The expert ski for generating limited contact with Earth. We knew good things were on their way when X Games Gold medallist and freeski hero Tom Wallisch teamed up with one of the best park brands around, but we weren’t expecting it to be quite this brilliant. They’ve packed in so much pop we found ourselves springing off everything in sight. The swing weight is some of the lowest we’ve come across, but that’s combined with an all-mountain-loving 90mm waist and a stable, damage-defying Maple Macroblock core.

Black Crows Captis, £470

black-crows-ski_captis1

  • Lengths: 171, 178, 184
  • Turn radius at length: 18m @ 178.3
  • Dimensions: 120-90-111
  • Weight (g per pair): 3800

All-mountain for chargers. Press on and enjoy the grip in a slightly old-school way from this very new-school ski company. We’d liken these to the Enforcer/Brahma style of potent power ski; maybe trading some of their flickability for super-stable carves.

Dynastar Speedzone 14, £550

dynastar-speedzone-14

  • Lengths: 158, 166, 174, 182
  • Turn radius at length: 15m @ 174
  • Dimensions: 121-72-106
  • Weight (g per pair): Not supplied

The most playfully potent piste ski we’ve tried for a while. Just as grip and stability has been majored on by all brands to the point where it’s hard to pick a winner, Dynastar decides that they can work in some joy, almost despite a very clever edge-dampening system which we thought would tame the ski to its detriment. We were wrong, Dynastar have it very right.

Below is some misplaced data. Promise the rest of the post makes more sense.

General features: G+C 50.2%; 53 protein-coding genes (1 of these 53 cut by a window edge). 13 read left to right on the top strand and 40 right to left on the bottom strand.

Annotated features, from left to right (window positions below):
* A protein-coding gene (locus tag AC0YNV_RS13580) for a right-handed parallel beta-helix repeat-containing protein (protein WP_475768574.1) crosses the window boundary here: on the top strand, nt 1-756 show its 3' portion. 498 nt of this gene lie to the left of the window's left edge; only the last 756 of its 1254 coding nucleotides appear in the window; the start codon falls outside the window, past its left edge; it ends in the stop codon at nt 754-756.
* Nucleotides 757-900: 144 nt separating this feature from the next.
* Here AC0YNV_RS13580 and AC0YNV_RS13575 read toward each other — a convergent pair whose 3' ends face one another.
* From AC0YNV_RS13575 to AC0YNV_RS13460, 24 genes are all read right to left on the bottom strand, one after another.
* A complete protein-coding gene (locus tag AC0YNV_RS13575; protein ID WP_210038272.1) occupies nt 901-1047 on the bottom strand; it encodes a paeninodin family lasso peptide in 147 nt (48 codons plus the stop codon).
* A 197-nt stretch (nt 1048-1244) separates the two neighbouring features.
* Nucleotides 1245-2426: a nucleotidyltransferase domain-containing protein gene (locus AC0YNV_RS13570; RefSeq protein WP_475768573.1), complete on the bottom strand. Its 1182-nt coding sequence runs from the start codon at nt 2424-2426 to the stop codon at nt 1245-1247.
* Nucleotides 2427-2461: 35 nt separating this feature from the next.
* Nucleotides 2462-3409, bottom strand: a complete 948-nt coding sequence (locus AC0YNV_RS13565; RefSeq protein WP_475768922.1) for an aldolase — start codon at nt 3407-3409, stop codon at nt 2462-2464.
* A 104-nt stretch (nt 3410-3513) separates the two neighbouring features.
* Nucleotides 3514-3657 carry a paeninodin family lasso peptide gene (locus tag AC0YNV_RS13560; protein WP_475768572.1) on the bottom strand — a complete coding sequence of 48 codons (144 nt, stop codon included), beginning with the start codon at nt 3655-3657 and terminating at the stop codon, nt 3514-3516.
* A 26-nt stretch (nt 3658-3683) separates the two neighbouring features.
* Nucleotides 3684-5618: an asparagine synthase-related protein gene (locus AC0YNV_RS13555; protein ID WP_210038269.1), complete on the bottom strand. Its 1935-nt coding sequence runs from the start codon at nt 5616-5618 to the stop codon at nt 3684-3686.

Fischer Pro Mtn 86Ti £580

fischer_pro_mtn_86_ti

  • Lengths: 161, 168, 175, 182
  • Turn radius at length: 16.5m @ 175
  • Dimensions: 128-86-116
  • Weight (g per pair): 3500

Light, do-it-all and powerful and enough to make our top ten. Cunning carbon construction – the way forward, no doubt – makes these fat-lite skis easy and flickable, yet runs the same grip as you’d want from any top-level all-mountain ski. We like light skis with expert levels of grip and a bit of rocker for all sorts of reasons, and the Pro Mtns tick every one.

Nordica Enforcer 93, £460

nordica-enforcer-93

  • Lengths: 169, 177, 185, 193
  • Turn radius at length: 18.5m @ 185
  • Dimensions: 126-93-114